Arguably one of the most important factors players should consider when choosing a college baseball program. Every coach is different and has a different style and personality. Coaches are very skilled in managing players of all personalities, but ultimately they are looking for players that fit into their program. Players should have the same mindset when evaluating a program. Being apart of a college baseball program means a player will be spending a lot of time with their teammates and coaches. Practices, games, road trips, etc. take up a lot of time, and it is important to be around people that are bought into the same system.

Resources to Student-Athletes

Another important question for players to consider when looking at schools is what types of resources are available for student-athletes. Many athletic departments have academic support in the form of counselors, tutors, and academic advisors. Players should include this as part of their research when learning about potential schools.


Finding the right school academically is equally if not more important than athletically. The reality is most college athletes do not go on to play professionally, and their education will be part of the next step in their lives. Finding a school that has interesting programs and opportunities for players will not only provide a good college experience but also set themselves up well for the future.

Programs & Majors

Information about the academic offerings are easily found on a schools website. If a player knows what they want to study in college, it makes this search a little easier. However if they don’t know, which most incoming college freshmen don’t, its worth considering a school with many options. Certain schools specialize in academic disciplines such as business or engineering and may have limited options outside of those majors. However, most liberal arts schools have a wide range of areas to study, and might be a better fit for players who need extra time to find their interests.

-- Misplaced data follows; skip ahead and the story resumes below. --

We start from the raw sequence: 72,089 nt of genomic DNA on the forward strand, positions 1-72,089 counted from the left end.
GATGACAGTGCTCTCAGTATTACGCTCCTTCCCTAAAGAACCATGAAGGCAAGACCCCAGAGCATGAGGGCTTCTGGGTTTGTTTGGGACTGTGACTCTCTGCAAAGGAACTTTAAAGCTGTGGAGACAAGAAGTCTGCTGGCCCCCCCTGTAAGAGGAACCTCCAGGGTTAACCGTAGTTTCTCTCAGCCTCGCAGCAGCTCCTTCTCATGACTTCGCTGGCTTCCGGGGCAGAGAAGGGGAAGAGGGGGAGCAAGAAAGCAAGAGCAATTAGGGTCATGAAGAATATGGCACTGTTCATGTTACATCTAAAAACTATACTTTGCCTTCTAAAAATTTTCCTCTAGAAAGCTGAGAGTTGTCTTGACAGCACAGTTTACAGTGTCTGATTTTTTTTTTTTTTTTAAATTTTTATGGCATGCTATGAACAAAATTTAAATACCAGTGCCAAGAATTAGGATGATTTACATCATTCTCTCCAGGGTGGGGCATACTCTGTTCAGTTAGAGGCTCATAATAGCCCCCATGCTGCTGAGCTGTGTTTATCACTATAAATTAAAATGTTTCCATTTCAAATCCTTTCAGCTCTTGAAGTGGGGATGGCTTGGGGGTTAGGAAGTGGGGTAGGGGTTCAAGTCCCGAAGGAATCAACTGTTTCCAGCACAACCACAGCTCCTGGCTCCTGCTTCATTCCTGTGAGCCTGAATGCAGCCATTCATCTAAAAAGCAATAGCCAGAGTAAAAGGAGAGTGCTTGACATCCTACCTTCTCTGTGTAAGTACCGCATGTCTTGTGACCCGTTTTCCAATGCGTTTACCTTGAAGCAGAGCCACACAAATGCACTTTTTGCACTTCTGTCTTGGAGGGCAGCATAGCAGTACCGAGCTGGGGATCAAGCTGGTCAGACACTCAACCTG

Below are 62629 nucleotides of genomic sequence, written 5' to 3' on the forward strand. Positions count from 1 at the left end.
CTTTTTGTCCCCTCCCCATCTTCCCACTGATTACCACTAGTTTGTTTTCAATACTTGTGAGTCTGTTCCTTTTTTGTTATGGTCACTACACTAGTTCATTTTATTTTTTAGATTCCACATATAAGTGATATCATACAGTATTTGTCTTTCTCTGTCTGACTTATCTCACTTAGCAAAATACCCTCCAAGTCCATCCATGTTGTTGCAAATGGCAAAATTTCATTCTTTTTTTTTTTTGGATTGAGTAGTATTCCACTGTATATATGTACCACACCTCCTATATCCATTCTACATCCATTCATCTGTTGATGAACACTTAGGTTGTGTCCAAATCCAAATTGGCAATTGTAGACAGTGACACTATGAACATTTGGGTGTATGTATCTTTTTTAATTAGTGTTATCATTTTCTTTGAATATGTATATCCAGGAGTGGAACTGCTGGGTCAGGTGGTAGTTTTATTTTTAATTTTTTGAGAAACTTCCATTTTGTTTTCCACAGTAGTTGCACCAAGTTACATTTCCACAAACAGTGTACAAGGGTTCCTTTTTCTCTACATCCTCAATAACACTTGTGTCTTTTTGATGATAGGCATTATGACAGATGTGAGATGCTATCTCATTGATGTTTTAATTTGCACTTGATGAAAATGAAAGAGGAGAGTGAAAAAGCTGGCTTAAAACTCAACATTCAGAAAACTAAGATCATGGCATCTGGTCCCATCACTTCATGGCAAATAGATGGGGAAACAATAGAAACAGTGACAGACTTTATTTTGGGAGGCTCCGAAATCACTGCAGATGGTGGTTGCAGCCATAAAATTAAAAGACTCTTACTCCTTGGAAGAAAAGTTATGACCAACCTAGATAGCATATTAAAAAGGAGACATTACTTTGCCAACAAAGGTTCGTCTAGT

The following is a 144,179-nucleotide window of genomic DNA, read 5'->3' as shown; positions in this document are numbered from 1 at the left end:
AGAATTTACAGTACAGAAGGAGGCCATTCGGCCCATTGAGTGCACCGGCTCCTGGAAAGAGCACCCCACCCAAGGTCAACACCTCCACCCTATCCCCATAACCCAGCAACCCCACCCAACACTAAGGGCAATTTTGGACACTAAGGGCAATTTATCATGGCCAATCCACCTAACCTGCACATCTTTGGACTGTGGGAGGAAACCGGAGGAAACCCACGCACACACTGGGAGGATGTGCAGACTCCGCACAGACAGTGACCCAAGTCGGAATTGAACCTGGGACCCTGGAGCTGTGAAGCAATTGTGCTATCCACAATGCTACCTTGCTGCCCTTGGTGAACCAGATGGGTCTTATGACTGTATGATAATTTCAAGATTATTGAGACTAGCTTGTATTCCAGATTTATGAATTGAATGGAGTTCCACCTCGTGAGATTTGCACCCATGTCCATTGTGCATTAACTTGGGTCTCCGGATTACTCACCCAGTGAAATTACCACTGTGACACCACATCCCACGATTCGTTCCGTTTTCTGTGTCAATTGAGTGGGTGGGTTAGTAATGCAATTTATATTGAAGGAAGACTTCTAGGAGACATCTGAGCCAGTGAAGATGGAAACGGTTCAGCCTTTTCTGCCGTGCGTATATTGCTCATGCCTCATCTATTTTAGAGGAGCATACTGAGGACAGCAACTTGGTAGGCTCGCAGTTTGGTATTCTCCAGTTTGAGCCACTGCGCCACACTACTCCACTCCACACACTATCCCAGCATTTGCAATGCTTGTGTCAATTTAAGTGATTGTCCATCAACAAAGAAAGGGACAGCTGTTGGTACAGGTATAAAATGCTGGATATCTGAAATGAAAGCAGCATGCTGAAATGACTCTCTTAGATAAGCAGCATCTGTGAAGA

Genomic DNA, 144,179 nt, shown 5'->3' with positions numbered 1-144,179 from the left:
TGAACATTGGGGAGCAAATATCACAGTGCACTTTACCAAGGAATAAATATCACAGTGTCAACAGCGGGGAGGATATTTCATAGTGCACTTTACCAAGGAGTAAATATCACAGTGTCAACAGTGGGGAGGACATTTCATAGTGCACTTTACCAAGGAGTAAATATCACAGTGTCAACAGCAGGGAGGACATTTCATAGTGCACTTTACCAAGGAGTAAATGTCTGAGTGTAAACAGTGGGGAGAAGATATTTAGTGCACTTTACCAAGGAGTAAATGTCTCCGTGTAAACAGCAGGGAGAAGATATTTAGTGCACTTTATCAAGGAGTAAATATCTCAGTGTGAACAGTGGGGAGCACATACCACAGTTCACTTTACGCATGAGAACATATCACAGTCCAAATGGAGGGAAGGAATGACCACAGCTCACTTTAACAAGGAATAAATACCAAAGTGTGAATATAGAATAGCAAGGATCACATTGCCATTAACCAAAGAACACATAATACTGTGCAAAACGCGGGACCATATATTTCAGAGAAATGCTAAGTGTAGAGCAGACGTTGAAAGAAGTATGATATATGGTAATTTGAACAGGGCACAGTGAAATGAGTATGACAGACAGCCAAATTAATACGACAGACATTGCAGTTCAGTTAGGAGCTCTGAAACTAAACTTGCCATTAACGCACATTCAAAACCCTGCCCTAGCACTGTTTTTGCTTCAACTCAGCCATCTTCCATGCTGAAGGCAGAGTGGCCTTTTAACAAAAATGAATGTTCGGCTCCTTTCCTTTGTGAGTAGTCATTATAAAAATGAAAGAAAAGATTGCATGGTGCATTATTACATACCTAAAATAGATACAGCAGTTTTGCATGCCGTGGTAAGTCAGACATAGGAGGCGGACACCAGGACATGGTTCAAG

Different schools and every division of athletics have certain academic eligibility requirements to participate in athletics. There are high school academic standards that must be met by incoming freshmen, and college academic requirements for current collegiate student-athletes. The best way to navigate this is for players to work with their high school guidance counselors to make sure they are meeting the requirements and are on track for eligibility and acceptance into the schools they are interested in.

Financial Aid

As discussed in our article about the difference between NCAA D1, D2, and D3, athletic scholarships vary between divisions and even vary between schools in the same division. The same applies to academic financial aid. This is another area high school guidance counselors can be a great help. Working with them can help find a school that is the right fit for a student and their family financially.


The student population of a school is not always a direct correlation to the division the school is in. The student population is a big influence on the campus life experience though. A public university of 50,000 students vs. a private school of less than 1,000 will have a very different feel. Some players will desire the former, while others the latter, many players’ preferences will fall somewhere in between. It is important to be aware of this when looking into college baseball programs. While much of a players time will be spent with their teammates, the size of school will also have a big impact on their everyday life on campus. Visiting schools of different sizes is the best way for players to get a feel for the differences and narrow down what they prefer.

Kevin Zak

Former independent professional player and DII All-American. 10+ years of coaching experience at the high school level. Passionate about the mental aspects of the game and diving deep into the technical side of swing mechanics.